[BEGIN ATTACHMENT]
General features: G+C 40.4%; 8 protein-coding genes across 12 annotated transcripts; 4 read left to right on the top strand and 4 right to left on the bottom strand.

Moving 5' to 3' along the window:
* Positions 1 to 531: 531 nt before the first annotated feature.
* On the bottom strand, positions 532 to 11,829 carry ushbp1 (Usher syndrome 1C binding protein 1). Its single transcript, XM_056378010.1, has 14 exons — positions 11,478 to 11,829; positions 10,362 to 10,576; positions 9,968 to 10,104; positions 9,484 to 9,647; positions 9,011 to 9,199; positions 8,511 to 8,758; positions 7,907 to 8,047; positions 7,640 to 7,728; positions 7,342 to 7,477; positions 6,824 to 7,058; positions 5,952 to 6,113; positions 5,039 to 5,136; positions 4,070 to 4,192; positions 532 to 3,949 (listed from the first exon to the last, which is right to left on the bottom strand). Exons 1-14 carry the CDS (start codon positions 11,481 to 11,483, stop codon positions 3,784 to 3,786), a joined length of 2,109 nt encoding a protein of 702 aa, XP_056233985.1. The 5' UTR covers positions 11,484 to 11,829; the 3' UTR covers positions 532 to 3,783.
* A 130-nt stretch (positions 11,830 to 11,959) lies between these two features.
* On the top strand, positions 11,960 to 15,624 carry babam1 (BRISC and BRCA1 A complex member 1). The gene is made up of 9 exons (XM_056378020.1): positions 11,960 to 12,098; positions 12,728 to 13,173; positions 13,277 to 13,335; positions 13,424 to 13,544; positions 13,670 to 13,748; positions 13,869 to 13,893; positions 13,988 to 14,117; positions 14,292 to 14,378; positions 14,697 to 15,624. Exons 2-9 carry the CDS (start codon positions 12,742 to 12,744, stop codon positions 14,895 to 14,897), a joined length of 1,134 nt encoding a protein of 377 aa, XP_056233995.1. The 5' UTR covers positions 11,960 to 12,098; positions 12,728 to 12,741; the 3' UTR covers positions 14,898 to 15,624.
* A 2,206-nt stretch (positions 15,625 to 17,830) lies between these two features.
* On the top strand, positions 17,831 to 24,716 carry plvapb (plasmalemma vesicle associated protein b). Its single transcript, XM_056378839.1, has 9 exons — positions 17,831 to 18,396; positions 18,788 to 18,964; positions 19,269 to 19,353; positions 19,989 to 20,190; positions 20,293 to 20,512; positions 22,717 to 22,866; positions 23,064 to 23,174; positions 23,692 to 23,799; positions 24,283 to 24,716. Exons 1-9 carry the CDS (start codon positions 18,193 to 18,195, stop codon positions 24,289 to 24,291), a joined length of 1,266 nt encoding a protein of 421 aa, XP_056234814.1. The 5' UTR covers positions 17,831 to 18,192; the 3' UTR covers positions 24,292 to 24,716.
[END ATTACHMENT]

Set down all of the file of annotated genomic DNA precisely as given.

General features: G+C 40.4%; 8 protein-coding genes across 12 annotated transcripts; 4 read left to right on the top strand and 4 right to left on the bottom strand.

Moving 5' to 3' along the window:
* Positions 1 to 531: 531 nt before the first annotated feature.
* On the bottom strand, positions 532 to 11,829 carry ushbp1 (Usher syndrome 1C binding protein 1). Its single transcript, XM_056378010.1, has 14 exons — positions 11,478 to 11,829; positions 10,362 to 10,576; positions 9,968 to 10,104; positions 9,484 to 9,647; positions 9,011 to 9,199; positions 8,511 to 8,758; positions 7,907 to 8,047; positions 7,640 to 7,728; positions 7,342 to 7,477; positions 6,824 to 7,058; positions 5,952 to 6,113; positions 5,039 to 5,136; positions 4,070 to 4,192; positions 532 to 3,949 (listed from the first exon to the last, which is right to left on the bottom strand). Exons 1-14 carry the CDS (start codon positions 11,481 to 11,483, stop codon positions 3,784 to 3,786), a joined length of 2,109 nt encoding a protein of 702 aa, XP_056233985.1. The 5' UTR covers positions 11,484 to 11,829; the 3' UTR covers positions 532 to 3,783.
* A 130-nt stretch (positions 11,830 to 11,959) lies between these two features.
* On the top strand, positions 11,960 to 15,624 carry babam1 (BRISC and BRCA1 A complex member 1). The gene is made up of 9 exons (XM_056378020.1): positions 11,960 to 12,098; positions 12,728 to 13,173; positions 13,277 to 13,335; positions 13,424 to 13,544; positions 13,670 to 13,748; positions 13,869 to 13,893; positions 13,988 to 14,117; positions 14,292 to 14,378; positions 14,697 to 15,624. Exons 2-9 carry the CDS (start codon positions 12,742 to 12,744, stop codon positions 14,895 to 14,897), a joined length of 1,134 nt encoding a protein of 377 aa, XP_056233995.1. The 5' UTR covers positions 11,960 to 12,098; positions 12,728 to 12,741; the 3' UTR covers positions 14,898 to 15,624.
* A 2,206-nt stretch (positions 15,625 to 17,830) lies between these two features.
* On the top strand, positions 17,831 to 24,716 carry plvapb (plasmalemma vesicle associated protein b). Its single transcript, XM_056378839.1, has 9 exons — positions 17,831 to 18,396; positions 18,788 to 18,964; positions 19,269 to 19,353; positions 19,989 to 20,190; positions 20,293 to 20,512; positions 22,717 to 22,866; positions 23,064 to 23,174; positions 23,692 to 23,799; positions 24,283 to 24,716. Exons 1-9 carry the CDS (start codon positions 18,193 to 18,195, stop codon positions 24,289 to 24,291), a joined length of 1,266 nt encoding a protein of 421 aa, XP_056234814.1. The 5' UTR covers positions 17,831 to 18,192; the 3' UTR covers positions 24,292 to 24,716.